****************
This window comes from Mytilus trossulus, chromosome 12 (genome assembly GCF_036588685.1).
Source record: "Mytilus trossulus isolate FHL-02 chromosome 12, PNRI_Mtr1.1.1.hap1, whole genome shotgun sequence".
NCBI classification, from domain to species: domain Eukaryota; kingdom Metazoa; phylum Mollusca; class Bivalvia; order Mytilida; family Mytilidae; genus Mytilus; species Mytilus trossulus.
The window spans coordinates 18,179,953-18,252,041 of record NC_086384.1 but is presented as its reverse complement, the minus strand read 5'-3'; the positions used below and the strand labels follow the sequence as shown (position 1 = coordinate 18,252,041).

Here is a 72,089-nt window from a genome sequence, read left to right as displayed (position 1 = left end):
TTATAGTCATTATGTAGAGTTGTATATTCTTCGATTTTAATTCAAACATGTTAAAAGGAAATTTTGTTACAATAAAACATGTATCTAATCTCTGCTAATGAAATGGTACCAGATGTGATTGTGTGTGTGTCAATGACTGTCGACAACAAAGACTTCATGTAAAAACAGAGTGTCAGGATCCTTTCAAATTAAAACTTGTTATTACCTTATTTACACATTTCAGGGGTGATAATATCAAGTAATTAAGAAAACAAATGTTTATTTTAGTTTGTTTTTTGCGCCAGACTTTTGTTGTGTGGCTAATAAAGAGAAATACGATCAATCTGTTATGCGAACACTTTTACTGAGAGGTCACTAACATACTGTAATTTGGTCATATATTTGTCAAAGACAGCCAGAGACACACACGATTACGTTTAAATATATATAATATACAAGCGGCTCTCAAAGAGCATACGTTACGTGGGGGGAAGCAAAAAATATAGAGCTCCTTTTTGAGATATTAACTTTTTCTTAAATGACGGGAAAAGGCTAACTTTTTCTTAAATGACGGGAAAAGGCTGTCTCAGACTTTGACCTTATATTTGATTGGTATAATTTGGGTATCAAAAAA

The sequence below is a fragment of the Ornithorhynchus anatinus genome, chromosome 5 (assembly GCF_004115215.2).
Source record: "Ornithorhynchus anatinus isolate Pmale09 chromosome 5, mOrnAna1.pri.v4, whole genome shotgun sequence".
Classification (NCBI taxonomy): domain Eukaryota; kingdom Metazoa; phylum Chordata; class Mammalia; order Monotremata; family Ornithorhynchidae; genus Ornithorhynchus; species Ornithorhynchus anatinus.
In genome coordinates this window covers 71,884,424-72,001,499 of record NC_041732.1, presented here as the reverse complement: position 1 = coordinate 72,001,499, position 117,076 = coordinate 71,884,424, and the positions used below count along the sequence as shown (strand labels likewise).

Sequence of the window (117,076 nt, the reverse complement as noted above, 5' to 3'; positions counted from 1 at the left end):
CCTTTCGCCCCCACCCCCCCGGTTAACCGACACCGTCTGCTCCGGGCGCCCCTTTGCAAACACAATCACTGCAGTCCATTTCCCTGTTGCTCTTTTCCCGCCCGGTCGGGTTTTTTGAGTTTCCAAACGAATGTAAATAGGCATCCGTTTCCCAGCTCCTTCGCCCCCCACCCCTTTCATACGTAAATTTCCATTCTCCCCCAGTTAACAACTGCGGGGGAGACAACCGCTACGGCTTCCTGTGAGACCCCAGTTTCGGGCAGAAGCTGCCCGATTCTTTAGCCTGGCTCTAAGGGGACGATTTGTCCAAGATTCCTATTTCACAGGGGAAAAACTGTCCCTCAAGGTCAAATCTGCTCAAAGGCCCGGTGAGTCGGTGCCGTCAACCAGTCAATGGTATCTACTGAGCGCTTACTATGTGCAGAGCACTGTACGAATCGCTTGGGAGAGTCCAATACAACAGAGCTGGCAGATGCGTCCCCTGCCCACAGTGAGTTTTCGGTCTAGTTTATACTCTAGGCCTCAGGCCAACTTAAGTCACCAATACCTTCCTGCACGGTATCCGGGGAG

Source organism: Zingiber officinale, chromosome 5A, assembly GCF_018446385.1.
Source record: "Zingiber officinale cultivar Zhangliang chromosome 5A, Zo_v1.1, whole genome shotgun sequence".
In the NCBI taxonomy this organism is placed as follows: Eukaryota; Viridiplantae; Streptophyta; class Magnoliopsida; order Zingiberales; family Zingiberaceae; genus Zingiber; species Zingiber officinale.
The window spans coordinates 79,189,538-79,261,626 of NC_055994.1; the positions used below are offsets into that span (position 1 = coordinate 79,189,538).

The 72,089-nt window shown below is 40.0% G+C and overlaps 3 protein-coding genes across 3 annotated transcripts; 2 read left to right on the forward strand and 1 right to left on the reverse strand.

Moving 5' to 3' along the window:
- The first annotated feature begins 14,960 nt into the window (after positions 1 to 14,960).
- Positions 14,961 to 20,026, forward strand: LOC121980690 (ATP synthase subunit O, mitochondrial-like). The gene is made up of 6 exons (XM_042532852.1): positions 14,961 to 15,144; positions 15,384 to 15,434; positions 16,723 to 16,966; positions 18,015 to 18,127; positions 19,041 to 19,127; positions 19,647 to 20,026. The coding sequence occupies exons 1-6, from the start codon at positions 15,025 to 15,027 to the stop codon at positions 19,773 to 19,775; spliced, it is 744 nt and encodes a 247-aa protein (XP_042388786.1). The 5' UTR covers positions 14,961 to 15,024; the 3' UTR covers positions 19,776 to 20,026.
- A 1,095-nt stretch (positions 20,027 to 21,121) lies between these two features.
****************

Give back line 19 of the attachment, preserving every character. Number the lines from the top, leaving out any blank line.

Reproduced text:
- The first annotated feature begins 14,960 nt into the window (after positions 1 to 14,960).